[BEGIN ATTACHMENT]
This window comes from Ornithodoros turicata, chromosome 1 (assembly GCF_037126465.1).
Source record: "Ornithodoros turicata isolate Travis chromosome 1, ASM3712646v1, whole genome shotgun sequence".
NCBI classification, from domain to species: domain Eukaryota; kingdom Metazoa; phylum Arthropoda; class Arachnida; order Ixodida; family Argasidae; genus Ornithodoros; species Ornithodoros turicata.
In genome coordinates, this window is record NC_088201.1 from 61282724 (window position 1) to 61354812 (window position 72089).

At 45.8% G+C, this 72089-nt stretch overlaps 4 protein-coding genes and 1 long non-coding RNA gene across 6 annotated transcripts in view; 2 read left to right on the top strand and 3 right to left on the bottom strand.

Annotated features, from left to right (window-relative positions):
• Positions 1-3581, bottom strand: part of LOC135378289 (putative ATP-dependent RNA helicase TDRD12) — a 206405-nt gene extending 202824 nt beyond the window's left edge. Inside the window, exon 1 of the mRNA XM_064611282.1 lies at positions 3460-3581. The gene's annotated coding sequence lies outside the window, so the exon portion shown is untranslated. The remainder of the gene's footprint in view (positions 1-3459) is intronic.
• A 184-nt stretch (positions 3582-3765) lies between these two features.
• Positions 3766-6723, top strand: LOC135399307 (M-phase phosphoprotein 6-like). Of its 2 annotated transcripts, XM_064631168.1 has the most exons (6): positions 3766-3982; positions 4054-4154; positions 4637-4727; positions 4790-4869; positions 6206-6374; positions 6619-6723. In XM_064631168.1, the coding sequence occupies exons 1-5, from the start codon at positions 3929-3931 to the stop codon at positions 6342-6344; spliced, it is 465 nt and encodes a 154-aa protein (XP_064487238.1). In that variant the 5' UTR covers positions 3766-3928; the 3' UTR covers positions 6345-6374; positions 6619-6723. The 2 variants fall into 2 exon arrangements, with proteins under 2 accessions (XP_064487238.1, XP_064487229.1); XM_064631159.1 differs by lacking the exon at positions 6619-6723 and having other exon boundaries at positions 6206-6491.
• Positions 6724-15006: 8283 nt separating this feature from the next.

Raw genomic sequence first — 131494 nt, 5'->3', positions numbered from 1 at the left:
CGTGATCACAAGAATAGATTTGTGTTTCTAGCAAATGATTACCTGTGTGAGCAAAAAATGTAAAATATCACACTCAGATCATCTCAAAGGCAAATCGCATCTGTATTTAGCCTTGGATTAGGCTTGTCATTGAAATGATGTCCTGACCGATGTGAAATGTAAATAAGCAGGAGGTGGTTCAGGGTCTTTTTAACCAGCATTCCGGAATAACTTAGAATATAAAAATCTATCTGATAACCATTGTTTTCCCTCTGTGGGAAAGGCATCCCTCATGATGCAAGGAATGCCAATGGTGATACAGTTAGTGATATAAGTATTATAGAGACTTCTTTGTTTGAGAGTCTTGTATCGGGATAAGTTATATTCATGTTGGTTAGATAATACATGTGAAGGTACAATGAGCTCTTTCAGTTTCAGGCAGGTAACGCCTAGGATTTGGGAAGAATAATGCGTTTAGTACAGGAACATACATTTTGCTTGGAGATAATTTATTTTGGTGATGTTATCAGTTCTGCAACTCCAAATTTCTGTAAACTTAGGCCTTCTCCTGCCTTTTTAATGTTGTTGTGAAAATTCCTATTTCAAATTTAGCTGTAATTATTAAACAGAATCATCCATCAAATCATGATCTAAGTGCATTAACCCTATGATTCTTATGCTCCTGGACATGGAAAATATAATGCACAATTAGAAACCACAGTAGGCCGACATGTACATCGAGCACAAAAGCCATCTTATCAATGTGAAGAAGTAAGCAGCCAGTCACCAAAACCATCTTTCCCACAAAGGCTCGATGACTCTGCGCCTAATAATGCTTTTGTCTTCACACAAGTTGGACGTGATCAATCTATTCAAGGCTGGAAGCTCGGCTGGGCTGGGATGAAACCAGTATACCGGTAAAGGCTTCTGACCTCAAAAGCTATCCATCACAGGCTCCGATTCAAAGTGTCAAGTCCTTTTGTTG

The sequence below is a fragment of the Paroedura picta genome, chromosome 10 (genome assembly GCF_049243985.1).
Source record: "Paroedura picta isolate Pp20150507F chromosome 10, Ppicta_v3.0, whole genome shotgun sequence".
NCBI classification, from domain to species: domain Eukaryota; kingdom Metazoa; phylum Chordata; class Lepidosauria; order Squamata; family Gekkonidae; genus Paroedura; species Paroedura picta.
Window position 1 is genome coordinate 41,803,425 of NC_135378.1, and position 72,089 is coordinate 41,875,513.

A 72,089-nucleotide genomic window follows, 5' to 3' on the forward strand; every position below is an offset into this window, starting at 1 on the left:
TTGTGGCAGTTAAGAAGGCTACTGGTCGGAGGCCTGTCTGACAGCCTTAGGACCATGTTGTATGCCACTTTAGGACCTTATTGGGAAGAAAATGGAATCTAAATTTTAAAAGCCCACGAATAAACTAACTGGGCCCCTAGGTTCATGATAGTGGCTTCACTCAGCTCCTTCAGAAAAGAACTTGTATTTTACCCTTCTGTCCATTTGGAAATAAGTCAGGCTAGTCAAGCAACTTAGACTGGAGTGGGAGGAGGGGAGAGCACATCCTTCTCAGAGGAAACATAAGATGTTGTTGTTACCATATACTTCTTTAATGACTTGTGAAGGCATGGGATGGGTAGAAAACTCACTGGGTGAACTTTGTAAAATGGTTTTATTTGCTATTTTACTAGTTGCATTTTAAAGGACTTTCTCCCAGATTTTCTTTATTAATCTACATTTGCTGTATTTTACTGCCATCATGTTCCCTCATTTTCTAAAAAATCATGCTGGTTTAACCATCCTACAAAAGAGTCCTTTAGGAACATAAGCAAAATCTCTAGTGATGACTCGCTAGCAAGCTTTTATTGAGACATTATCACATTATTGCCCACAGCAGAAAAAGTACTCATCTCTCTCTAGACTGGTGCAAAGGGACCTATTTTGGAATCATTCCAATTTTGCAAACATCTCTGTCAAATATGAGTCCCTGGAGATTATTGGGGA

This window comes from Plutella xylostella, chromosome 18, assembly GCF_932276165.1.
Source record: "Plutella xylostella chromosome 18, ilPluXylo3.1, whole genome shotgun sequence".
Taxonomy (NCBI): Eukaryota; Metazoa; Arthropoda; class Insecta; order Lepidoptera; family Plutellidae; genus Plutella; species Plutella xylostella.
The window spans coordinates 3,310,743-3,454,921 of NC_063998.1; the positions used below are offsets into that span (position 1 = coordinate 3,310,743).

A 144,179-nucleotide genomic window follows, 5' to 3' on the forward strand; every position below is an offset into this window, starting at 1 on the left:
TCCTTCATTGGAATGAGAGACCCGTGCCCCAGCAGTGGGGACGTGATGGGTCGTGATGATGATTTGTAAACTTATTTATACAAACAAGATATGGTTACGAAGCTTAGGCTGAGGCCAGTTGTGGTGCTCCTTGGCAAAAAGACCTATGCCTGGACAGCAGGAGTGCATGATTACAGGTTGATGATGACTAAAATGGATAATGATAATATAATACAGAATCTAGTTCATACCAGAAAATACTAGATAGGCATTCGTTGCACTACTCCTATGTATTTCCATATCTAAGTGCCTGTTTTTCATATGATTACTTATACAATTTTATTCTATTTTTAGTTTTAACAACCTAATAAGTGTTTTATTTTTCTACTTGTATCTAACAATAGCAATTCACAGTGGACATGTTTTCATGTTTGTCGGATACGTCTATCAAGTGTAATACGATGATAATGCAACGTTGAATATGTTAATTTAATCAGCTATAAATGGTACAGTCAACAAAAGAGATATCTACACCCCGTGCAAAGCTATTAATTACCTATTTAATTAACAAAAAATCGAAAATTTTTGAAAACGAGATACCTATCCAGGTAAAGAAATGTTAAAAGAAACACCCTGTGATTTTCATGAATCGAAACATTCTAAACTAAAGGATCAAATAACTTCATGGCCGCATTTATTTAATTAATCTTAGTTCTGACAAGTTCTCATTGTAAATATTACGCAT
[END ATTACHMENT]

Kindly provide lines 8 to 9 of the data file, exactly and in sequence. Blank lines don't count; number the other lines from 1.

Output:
• A 184-nt stretch (positions 3582-3765) lies between these two features.
• Positions 3766-6723, top strand: LOC135399307 (M-phase phosphoprotein 6-like). Of its 2 annotated transcripts, XM_064631168.1 has the most exons (6): positions 3766-3982; positions 4054-4154; positions 4637-4727; positions 4790-4869; positions 6206-6374; positions 6619-6723. In XM_064631168.1, the coding sequence occupies exons 1-5, from the start codon at positions 3929-3931 to the stop codon at positions 6342-6344; spliced, it is 465 nt and encodes a 154-aa protein (XP_064487238.1). In that variant the 5' UTR covers positions 3766-3928; the 3' UTR covers positions 6345-6374; positions 6619-6723. The 2 variants fall into 2 exon arrangements, with proteins under 2 accessions (XP_064487238.1, XP_064487229.1); XM_064631159.1 differs by lacking the exon at positions 6619-6723 and having other exon boundaries at positions 6206-6491.